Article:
"streetAddress": "7 S. Broadway"
    },
    "name": "The Hi-Dive"
  },
  "name": "Typhoon with Radiation City",
  "offers": {
    "@type": "Offer",
    "price": "13.00",
    "priceCurrency": "USD",
    "url": "http://www.ticketfly.com/purchase/309433"
  },
  "startDate": "2013-09-14T21:30"
}
</script>

Now let’s imagine you have an Events area of your site powered by individual event pages with properties dialogs for authors to populate event details. Something like this:

event-details

So we have an Event page component (associated with an Event template), so let’s use the information from the dialog to output a snippet of JSON-LD with HTL in a partial named microdata.html.

<script type="application/ld+json">
{
    "@context": "http://schema.org",
    "@type": "Event",
    "location": {
    "@type": "Place",
    "address": {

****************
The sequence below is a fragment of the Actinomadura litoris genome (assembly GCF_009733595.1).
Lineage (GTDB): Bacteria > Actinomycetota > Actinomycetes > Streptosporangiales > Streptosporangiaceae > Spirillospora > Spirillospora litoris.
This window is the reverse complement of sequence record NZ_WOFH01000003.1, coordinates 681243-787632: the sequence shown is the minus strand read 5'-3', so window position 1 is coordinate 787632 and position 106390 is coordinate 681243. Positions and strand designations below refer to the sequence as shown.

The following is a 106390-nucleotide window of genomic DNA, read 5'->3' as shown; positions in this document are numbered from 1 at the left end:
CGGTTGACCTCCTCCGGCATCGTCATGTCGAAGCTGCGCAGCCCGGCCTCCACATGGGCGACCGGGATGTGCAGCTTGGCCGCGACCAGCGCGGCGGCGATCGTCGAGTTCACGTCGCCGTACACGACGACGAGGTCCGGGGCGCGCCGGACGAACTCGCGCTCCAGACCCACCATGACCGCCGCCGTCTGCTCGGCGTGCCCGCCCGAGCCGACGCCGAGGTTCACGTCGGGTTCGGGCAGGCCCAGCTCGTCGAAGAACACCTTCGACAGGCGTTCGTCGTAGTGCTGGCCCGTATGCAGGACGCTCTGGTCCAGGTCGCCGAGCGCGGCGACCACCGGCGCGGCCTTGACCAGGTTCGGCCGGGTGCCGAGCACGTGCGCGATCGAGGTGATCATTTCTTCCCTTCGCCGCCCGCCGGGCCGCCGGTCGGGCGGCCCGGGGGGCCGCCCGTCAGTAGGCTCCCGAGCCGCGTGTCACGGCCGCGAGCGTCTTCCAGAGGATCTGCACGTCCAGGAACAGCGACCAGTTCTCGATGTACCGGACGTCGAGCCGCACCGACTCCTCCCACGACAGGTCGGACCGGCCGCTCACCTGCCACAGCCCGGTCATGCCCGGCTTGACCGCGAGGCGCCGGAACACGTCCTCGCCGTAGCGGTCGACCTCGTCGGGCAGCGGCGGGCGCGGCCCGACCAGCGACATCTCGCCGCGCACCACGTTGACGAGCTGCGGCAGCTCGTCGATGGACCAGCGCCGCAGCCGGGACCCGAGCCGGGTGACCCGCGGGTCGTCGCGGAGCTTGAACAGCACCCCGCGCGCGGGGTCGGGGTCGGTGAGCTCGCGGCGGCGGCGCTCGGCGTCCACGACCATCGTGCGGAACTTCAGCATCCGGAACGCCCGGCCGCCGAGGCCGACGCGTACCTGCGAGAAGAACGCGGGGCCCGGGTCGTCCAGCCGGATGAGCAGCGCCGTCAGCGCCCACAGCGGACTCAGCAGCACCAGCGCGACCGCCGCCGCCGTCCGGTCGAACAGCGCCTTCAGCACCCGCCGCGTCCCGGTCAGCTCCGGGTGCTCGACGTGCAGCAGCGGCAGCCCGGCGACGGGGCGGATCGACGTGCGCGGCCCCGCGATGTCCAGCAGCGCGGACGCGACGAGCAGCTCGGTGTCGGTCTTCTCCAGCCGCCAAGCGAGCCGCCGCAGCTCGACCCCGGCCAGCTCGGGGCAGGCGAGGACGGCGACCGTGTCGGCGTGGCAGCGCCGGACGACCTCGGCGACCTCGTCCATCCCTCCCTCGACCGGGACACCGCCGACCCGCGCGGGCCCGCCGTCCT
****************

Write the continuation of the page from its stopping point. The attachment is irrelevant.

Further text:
"@type": "PostalAddress",
        "addressLocality": "${properties.venueCity @ context='scriptToken'}",
        "addressRegion": "${properties.venueState @ context='scriptToken'}",
        "postalCode": "${properties.venueZip @ context='scriptToken'}",
        "streetAddress": "${properties.venueStreet @ context='scriptToken'}"
    },
    "name": "${properties.venueName @ context='scriptToken'}"
    },
    "name": "${properties.eventName @ context='scriptToken'}",
    "offers": {
        "@type": "Offer",
        "price": "${properties.eventPrice @ context='scriptToken'}",
        "priceCurrency": "USD",
        "url": "${properties.eventUrl @ context='scriptToken'}"
    },
    "startDate": "${ 'MM/dd/yyyy HH:mma' @ format=properties.eventStart}"
}
</script>

And then we’ll include it in our main.html or whichever script is responsible for rendering the <HEAD> of your base template.

<title>${currentPage.title || currentPage.name}</title>